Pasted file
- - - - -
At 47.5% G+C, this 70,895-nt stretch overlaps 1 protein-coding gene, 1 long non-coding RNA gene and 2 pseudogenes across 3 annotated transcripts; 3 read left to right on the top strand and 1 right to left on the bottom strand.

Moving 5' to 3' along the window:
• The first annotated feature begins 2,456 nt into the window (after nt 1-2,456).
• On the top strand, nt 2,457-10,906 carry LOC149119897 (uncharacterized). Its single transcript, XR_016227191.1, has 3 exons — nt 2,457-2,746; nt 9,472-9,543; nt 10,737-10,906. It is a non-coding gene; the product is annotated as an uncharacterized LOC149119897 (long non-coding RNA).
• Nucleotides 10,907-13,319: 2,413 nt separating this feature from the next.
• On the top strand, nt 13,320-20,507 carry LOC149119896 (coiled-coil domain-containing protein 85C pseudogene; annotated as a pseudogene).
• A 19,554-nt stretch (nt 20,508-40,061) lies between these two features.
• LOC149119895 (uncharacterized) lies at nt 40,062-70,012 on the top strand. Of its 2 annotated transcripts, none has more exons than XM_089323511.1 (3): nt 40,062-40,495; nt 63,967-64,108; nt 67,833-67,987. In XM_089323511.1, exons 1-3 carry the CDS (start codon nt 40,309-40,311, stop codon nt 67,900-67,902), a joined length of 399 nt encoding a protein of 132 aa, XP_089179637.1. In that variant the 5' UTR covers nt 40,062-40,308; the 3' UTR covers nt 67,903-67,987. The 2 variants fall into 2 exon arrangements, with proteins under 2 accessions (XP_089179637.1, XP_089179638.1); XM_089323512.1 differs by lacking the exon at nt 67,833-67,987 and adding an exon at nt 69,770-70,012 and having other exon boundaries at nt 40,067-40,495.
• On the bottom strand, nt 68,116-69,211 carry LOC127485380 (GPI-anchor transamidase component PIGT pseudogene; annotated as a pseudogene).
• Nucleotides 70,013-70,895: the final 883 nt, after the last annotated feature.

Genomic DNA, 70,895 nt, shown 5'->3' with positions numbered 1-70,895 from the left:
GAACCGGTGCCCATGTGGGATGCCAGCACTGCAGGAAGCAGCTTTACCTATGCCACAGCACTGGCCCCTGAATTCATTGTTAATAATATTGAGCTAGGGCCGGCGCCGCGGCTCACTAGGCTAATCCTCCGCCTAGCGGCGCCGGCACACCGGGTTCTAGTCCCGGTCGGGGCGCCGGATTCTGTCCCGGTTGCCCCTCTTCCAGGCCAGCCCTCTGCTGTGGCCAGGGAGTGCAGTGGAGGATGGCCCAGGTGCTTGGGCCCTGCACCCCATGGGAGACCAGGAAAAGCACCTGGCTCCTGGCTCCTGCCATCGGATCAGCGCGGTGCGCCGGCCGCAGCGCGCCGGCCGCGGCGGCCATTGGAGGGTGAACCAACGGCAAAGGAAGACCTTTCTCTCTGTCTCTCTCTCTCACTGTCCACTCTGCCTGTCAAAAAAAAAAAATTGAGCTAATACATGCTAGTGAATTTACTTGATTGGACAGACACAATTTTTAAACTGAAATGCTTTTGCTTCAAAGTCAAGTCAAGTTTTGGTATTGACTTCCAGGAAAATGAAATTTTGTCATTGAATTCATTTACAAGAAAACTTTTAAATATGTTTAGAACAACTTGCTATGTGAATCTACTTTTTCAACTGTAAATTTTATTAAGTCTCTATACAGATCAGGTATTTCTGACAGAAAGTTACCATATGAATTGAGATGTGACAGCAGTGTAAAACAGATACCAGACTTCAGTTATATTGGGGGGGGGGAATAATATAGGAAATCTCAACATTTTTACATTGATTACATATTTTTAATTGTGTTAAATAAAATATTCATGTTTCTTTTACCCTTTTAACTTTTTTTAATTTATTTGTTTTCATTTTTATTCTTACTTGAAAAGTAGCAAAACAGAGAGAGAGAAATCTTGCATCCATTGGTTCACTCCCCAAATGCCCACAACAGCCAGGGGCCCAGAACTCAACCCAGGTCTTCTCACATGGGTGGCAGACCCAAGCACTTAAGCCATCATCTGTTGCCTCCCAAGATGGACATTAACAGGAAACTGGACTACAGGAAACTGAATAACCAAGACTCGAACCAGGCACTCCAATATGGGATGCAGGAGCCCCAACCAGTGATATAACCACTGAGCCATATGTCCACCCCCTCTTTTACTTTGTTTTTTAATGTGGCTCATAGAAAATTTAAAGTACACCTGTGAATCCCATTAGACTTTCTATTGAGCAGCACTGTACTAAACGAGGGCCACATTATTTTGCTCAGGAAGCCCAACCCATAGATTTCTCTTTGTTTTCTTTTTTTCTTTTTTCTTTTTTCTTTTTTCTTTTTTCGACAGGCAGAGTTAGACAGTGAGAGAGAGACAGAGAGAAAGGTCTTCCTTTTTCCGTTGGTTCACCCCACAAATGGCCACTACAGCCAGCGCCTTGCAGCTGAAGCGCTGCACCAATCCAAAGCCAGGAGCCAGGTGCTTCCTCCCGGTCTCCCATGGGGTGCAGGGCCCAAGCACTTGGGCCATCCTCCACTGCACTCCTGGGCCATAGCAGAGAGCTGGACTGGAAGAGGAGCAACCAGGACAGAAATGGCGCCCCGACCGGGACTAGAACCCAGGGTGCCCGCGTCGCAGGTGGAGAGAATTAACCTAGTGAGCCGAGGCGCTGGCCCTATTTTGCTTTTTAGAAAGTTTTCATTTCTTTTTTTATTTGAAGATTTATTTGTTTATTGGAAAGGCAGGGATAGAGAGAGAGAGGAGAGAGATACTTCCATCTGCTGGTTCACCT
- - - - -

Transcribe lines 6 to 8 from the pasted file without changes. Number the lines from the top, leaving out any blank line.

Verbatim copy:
• On the top strand, nt 13,320-20,507 carry LOC149119896 (coiled-coil domain-containing protein 85C pseudogene; annotated as a pseudogene).
• A 19,554-nt stretch (nt 20,508-40,061) lies between these two features.
• LOC149119895 (uncharacterized) lies at nt 40,062-70,012 on the top strand. Of its 2 annotated transcripts, none has more exons than XM_089323511.1 (3): nt 40,062-40,495; nt 63,967-64,108; nt 67,833-67,987. In XM_089323511.1, exons 1-3 carry the CDS (start codon nt 40,309-40,311, stop codon nt 67,900-67,902), a joined length of 399 nt encoding a protein of 132 aa, XP_089179637.1. In that variant the 5' UTR covers nt 40,062-40,308; the 3' UTR covers nt 67,903-67,987. The 2 variants fall into 2 exon arrangements, with proteins under 2 accessions (XP_089179637.1, XP_089179638.1); XM_089323512.1 differs by lacking the exon at nt 67,833-67,987 and adding an exon at nt 69,770-70,012 and having other exon boundaries at nt 40,067-40,495.